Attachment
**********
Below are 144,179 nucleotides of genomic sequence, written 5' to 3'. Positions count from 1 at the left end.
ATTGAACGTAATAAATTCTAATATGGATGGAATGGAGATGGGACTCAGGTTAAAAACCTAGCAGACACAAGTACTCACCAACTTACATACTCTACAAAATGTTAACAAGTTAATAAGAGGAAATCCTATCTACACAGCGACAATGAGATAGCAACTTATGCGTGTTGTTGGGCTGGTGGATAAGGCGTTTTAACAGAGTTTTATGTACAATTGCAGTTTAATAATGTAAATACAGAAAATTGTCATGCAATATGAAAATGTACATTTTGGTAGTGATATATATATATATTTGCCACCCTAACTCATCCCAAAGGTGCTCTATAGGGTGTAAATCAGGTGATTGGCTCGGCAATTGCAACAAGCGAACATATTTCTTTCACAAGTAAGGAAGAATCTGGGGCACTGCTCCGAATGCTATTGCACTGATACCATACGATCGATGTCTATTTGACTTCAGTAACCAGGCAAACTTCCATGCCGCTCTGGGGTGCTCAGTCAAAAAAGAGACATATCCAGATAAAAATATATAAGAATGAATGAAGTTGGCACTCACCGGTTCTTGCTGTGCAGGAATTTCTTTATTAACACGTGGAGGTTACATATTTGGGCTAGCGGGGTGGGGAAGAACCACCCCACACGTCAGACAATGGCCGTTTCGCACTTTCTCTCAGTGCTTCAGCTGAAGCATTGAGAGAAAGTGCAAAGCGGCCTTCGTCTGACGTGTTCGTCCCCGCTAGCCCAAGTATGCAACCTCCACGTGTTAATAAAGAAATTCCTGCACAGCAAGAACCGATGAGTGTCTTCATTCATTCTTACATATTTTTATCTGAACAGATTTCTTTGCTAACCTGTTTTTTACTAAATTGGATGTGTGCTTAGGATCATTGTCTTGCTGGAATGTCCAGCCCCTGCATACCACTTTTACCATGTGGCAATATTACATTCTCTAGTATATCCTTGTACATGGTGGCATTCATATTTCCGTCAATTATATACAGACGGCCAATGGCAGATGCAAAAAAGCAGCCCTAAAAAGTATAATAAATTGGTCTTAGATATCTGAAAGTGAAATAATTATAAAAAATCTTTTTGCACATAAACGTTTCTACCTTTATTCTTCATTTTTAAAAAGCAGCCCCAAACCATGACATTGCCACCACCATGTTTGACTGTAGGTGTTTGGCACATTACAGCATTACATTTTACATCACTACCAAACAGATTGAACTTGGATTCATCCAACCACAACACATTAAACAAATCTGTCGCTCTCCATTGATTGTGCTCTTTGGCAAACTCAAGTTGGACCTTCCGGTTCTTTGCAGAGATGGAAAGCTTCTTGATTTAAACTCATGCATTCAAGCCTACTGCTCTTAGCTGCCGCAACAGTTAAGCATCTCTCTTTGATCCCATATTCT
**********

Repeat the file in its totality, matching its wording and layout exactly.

Below are 144,179 nucleotides of genomic sequence, written 5' to 3'. Positions count from 1 at the left end.
ATTGAACGTAATAAATTCTAATATGGATGGAATGGAGATGGGACTCAGGTTAAAAACCTAGCAGACACAAGTACTCACCAACTTACATACTCTACAAAATGTTAACAAGTTAATAAGAGGAAATCCTATCTACACAGCGACAATGAGATAGCAACTTATGCGTGTTGTTGGGCTGGTGGATAAGGCGTTTTAACAGAGTTTTATGTACAATTGCAGTTTAATAATGTAAATACAGAAAATTGTCATGCAATATGAAAATGTACATTTTGGTAGTGATATATATATATATTTGCCACCCTAACTCATCCCAAAGGTGCTCTATAGGGTGTAAATCAGGTGATTGGCTCGGCAATTGCAACAAGCGAACATATTTCTTTCACAAGTAAGGAAGAATCTGGGGCACTGCTCCGAATGCTATTGCACTGATACCATACGATCGATGTCTATTTGACTTCAGTAACCAGGCAAACTTCCATGCCGCTCTGGGGTGCTCAGTCAAAAAAGAGACATATCCAGATAAAAATATATAAGAATGAATGAAGTTGGCACTCACCGGTTCTTGCTGTGCAGGAATTTCTTTATTAACACGTGGAGGTTACATATTTGGGCTAGCGGGGTGGGGAAGAACCACCCCACACGTCAGACAATGGCCGTTTCGCACTTTCTCTCAGTGCTTCAGCTGAAGCATTGAGAGAAAGTGCAAAGCGGCCTTCGTCTGACGTGTTCGTCCCCGCTAGCCCAAGTATGCAACCTCCACGTGTTAATAAAGAAATTCCTGCACAGCAAGAACCGATGAGTGTCTTCATTCATTCTTACATATTTTTATCTGAACAGATTTCTTTGCTAACCTGTTTTTTACTAAATTGGATGTGTGCTTAGGATCATTGTCTTGCTGGAATGTCCAGCCCCTGCATACCACTTTTACCATGTGGCAATATTACATTCTCTAGTATATCCTTGTACATGGTGGCATTCATATTTCCGTCAATTATATACAGACGGCCAATGGCAGATGCAAAAAAGCAGCCCTAAAAAGTATAATAAATTGGTCTTAGATATCTGAAAGTGAAATAATTATAAAAAATCTTTTTGCACATAAACGTTTCTACCTTTATTCTTCATTTTTAAAAAGCAGCCCCAAACCATGACATTGCCACCACCATGTTTGACTGTAGGTGTTTGGCACATTACAGCATTACATTTTACATCACTACCAAACAGATTGAACTTGGATTCATCCAACCACAACACATTAAACAAATCTGTCGCTCTCCATTGATTGTGCTCTTTGGCAAACTCAAGTTGGACCTTCCGGTTCTTTGCAGAGATGGAAAGCTTCTTGATTTAAACTCATGCATTCAAGCCTACTGCTCTTAGCTGCCGCAACAGTTAAGCATCTCTCTTTGATCCCATATTCT